Titanium properties are usually classified in four primary categories – general, physical, atomic and other properties.
General properties are those elements that clearly identify titanium in relations with other chemical elements. Kind of what an ID card or passport does for humans. They would be summarized something like : Titanium , Symbol –TI, number – 22, category – transition metal, standard atomic weight – 48, position in the periodical table of elements – 4, 4, d.
This would be usually enough for a chemist to know some things about the metal. But generally someone not so familiar with exact sciences should also know that titanium presents as somewhat shiny, dark-gray, silverish metal. The silvery luster is heavily depended on purity, the more pure grades being whiter than their less pure counterparts.
As for physical titanium properties, titanium is a solid (as opposed to liquid or gaseous materials), with a density of 4.506 g/cm³, a melting point of 1668 °C/3034 ° F). This makes titanium as strong as steel, but with half the weight. You can find a more in-depth look at this particular property in my titanium density expansion.
On the other hand titanium out-weighs aluminum by roughly 50%. Usually, because of the increased strength this weight difference is not noticeable in commercial applications as greater volumes of aluminum are needed to achieve the same strength parameters as one would meet with titanium. This is why titanium has almost outmatched aluminum in aerospace sectors. Titanium also exhibits a good impact resistance (as opposed to lighter, but softer metals) and a notably ductility – making it easier to machine that other harder materials (such as tungsten or cobalt).
One of the titanium properties that are of extreme importance both in medical and heavy industrial sectors is its corrosion resistance. I strongly believe that this especially important titanium capability is the most under evaluated of all other titanium traits. There is a lot of money spent every year on different forms of protection from corrosion, such as paints, treatments, even on replacing different parts that are simply corroded away sometimes simply by exposure to air (oxygen is highly reactive) and humidity (as some would say, water is the ultimate solvent). Imagine how much could be saved if only we didn’t have to paint our bridges every couple of years. We could do that if they were made out of titanium.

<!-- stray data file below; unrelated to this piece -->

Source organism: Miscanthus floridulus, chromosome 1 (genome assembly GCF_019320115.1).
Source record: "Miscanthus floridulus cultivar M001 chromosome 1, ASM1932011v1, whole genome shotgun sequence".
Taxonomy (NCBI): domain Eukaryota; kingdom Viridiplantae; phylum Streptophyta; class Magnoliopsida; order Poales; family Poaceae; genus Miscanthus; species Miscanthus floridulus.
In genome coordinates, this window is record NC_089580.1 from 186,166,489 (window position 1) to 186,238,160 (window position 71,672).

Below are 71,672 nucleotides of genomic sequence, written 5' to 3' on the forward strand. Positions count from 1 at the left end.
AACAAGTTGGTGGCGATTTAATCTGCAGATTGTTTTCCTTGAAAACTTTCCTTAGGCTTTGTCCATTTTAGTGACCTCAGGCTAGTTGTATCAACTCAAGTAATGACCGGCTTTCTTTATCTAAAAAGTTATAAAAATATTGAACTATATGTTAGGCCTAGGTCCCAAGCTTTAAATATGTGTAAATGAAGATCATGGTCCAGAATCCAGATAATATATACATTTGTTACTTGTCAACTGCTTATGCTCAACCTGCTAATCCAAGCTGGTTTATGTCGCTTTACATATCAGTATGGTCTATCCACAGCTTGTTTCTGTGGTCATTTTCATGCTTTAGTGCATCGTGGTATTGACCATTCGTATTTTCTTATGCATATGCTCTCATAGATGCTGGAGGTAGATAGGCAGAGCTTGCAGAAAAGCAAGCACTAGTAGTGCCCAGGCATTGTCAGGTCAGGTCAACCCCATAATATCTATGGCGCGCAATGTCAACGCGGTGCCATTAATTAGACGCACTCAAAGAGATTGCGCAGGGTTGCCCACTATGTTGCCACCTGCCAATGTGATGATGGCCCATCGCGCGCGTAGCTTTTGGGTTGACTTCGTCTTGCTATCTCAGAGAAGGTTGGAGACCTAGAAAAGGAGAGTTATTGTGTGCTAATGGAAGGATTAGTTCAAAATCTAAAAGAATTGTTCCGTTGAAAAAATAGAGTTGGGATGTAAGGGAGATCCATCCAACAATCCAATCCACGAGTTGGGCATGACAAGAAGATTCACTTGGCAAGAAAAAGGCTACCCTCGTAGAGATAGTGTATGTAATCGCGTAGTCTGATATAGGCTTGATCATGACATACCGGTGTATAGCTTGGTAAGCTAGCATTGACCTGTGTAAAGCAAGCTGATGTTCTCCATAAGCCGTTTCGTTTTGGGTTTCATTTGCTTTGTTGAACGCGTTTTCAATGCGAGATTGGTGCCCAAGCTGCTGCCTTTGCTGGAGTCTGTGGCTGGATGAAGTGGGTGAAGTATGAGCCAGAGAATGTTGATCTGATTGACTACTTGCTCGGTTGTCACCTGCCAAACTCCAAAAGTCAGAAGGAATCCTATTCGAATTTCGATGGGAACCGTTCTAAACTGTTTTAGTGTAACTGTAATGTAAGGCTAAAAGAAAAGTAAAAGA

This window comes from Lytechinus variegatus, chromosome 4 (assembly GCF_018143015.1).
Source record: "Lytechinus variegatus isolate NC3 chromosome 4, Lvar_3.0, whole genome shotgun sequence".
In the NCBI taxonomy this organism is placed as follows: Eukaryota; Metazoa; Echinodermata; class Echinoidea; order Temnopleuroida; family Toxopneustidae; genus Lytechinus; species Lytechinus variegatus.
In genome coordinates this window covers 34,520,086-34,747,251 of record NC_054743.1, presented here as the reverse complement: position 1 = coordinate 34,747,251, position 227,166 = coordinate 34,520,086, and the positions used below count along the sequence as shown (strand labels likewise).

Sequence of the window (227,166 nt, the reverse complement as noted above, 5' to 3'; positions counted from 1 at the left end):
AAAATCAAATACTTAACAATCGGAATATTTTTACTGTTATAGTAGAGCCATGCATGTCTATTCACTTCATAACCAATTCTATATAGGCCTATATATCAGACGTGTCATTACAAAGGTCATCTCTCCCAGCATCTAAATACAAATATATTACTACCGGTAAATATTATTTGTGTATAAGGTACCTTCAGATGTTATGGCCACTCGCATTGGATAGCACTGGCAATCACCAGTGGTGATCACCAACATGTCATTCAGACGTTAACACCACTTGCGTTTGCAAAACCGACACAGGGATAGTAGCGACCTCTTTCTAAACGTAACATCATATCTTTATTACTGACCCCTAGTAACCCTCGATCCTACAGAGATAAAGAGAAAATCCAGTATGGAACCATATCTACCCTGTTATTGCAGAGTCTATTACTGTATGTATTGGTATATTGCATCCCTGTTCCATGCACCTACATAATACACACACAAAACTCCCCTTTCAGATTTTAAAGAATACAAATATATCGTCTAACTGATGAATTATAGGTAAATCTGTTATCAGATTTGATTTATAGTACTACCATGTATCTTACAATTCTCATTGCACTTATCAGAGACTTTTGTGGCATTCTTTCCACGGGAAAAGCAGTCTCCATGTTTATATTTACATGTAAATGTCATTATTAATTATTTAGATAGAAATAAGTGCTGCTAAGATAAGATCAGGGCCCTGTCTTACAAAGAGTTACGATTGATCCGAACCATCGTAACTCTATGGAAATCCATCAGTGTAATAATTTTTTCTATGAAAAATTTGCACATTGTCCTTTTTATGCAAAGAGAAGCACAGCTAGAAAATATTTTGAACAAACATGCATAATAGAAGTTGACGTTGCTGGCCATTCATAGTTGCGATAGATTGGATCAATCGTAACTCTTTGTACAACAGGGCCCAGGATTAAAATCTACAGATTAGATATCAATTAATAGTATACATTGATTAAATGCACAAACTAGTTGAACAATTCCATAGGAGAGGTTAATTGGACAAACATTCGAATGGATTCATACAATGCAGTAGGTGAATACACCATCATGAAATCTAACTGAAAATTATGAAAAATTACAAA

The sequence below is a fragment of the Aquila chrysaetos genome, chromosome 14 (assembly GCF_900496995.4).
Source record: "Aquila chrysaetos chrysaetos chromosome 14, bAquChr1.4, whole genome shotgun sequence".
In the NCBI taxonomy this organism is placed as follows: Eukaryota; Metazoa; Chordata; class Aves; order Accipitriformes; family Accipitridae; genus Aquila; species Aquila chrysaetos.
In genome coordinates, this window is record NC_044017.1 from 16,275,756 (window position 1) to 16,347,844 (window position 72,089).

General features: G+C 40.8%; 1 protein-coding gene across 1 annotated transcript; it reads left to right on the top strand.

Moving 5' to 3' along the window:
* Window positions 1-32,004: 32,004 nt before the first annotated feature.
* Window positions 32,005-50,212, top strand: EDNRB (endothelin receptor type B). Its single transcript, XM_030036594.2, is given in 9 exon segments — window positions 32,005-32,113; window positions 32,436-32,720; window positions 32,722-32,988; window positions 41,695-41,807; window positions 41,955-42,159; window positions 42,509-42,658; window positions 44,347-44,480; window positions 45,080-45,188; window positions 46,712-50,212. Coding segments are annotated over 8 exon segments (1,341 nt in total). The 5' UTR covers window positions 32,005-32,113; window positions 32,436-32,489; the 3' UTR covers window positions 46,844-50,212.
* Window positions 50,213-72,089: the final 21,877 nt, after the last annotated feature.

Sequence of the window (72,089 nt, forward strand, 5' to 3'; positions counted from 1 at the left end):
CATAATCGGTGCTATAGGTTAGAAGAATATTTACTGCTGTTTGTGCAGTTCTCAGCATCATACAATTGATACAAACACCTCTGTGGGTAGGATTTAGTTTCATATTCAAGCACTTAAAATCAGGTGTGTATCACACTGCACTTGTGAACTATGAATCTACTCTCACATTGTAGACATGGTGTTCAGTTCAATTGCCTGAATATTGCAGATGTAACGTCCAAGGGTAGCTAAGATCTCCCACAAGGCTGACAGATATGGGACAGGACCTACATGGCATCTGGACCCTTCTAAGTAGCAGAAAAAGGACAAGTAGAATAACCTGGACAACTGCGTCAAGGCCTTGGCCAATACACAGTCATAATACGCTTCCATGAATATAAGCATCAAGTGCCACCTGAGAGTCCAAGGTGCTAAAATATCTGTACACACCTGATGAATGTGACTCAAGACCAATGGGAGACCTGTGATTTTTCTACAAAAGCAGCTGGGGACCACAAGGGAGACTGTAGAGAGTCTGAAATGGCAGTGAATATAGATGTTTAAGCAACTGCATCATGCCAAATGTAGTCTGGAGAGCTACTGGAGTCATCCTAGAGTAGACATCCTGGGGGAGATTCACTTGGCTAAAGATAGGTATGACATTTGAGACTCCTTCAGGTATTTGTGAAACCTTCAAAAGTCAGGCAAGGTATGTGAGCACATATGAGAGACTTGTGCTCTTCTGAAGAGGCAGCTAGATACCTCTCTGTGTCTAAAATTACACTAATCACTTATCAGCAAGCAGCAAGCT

The mechanism of titanium high resistance to corrosion is caused, ironically, by the fact that the metal is very reactive with the oxygen from the atmosphere, thus forming an adherent, non-porous and chemically inert thin layer of oxide starting from 1-2 nm and reaching up to 25 nm after four years of exposure (nm – nanometers).
The most low-tech method of identifying titanium is by use of a grinder machine. Just put the part in question to grind and take note of the sparks resulted. For a pure titanium part they should be sparkling white, as opposed to those generated by steel alloys which are noticeably yellow in color. Also, for smaller pieces, a fast checkup is by using a magnet. Titanium has weak to zero para-magnetic properties, so it won’t stick. It’s not definitive, but it’s a good start.
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